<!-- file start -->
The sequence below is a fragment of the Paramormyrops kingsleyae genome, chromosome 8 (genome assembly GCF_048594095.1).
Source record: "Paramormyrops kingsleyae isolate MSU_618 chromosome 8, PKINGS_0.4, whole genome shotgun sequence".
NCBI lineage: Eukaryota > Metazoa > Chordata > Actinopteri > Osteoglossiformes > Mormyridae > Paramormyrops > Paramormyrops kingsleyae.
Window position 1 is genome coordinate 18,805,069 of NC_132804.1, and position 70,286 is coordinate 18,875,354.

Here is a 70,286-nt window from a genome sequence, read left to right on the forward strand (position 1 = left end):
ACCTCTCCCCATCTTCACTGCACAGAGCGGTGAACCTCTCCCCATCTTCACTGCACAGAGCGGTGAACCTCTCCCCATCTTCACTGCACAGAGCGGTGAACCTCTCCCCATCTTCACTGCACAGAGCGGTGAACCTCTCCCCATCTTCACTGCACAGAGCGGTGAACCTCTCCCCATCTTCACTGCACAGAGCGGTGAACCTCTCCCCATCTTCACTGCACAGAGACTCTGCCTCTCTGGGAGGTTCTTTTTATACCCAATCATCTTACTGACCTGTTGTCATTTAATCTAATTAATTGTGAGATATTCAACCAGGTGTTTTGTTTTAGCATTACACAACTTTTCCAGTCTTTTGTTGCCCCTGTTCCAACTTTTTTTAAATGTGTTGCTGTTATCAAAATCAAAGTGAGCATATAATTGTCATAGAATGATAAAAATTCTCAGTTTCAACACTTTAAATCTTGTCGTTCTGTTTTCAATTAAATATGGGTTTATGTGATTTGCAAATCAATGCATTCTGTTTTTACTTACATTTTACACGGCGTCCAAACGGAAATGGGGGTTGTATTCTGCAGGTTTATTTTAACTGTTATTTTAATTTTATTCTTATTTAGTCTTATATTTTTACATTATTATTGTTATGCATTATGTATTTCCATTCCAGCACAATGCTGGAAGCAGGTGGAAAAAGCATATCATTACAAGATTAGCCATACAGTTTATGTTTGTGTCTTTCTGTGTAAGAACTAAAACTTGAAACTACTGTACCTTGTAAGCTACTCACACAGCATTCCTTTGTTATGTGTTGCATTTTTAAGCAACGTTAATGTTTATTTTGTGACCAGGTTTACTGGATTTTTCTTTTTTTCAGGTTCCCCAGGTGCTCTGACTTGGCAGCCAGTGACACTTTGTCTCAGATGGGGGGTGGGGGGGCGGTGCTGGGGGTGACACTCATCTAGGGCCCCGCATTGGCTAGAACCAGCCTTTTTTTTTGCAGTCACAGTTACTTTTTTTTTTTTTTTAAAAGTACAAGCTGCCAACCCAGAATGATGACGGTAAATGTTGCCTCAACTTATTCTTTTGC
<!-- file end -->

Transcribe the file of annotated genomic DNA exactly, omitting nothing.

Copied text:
The sequence below is a fragment of the Paramormyrops kingsleyae genome, chromosome 8 (genome assembly GCF_048594095.1).
Source record: "Paramormyrops kingsleyae isolate MSU_618 chromosome 8, PKINGS_0.4, whole genome shotgun sequence".
NCBI lineage: Eukaryota > Metazoa > Chordata > Actinopteri > Osteoglossiformes > Mormyridae > Paramormyrops > Paramormyrops kingsleyae.
Window position 1 is genome coordinate 18,805,069 of NC_132804.1, and position 70,286 is coordinate 18,875,354.

Here is a 70,286-nt window from a genome sequence, read left to right on the forward strand (position 1 = left end):
ACCTCTCCCCATCTTCACTGCACAGAGCGGTGAACCTCTCCCCATCTTCACTGCACAGAGCGGTGAACCTCTCCCCATCTTCACTGCACAGAGCGGTGAACCTCTCCCCATCTTCACTGCACAGAGCGGTGAACCTCTCCCCATCTTCACTGCACAGAGCGGTGAACCTCTCCCCATCTTCACTGCACAGAGCGGTGAACCTCTCCCCATCTTCACTGCACAGAGACTCTGCCTCTCTGGGAGGTTCTTTTTATACCCAATCATCTTACTGACCTGTTGTCATTTAATCTAATTAATTGTGAGATATTCAACCAGGTGTTTTGTTTTAGCATTACACAACTTTTCCAGTCTTTTGTTGCCCCTGTTCCAACTTTTTTTAAATGTGTTGCTGTTATCAAAATCAAAGTGAGCATATAATTGTCATAGAATGATAAAAATTCTCAGTTTCAACACTTTAAATCTTGTCGTTCTGTTTTCAATTAAATATGGGTTTATGTGATTTGCAAATCAATGCATTCTGTTTTTACTTACATTTTACACGGCGTCCAAACGGAAATGGGGGTTGTATTCTGCAGGTTTATTTTAACTGTTATTTTAATTTTATTCTTATTTAGTCTTATATTTTTACATTATTATTGTTATGCATTATGTATTTCCATTCCAGCACAATGCTGGAAGCAGGTGGAAAAAGCATATCATTACAAGATTAGCCATACAGTTTATGTTTGTGTCTTTCTGTGTAAGAACTAAAACTTGAAACTACTGTACCTTGTAAGCTACTCACACAGCATTCCTTTGTTATGTGTTGCATTTTTAAGCAACGTTAATGTTTATTTTGTGACCAGGTTTACTGGATTTTTCTTTTTTTCAGGTTCCCCAGGTGCTCTGACTTGGCAGCCAGTGACACTTTGTCTCAGATGGGGGGTGGGGGGGCGGTGCTGGGGGTGACACTCATCTAGGGCCCCGCATTGGCTAGAACCAGCCTTTTTTTTTGCAGTCACAGTTACTTTTTTTTTTTTTTTAAAAGTACAAGCTGCCAACCCAGAATGATGACGGTAAATGTTGCCTCAACTTATTCTTTTGC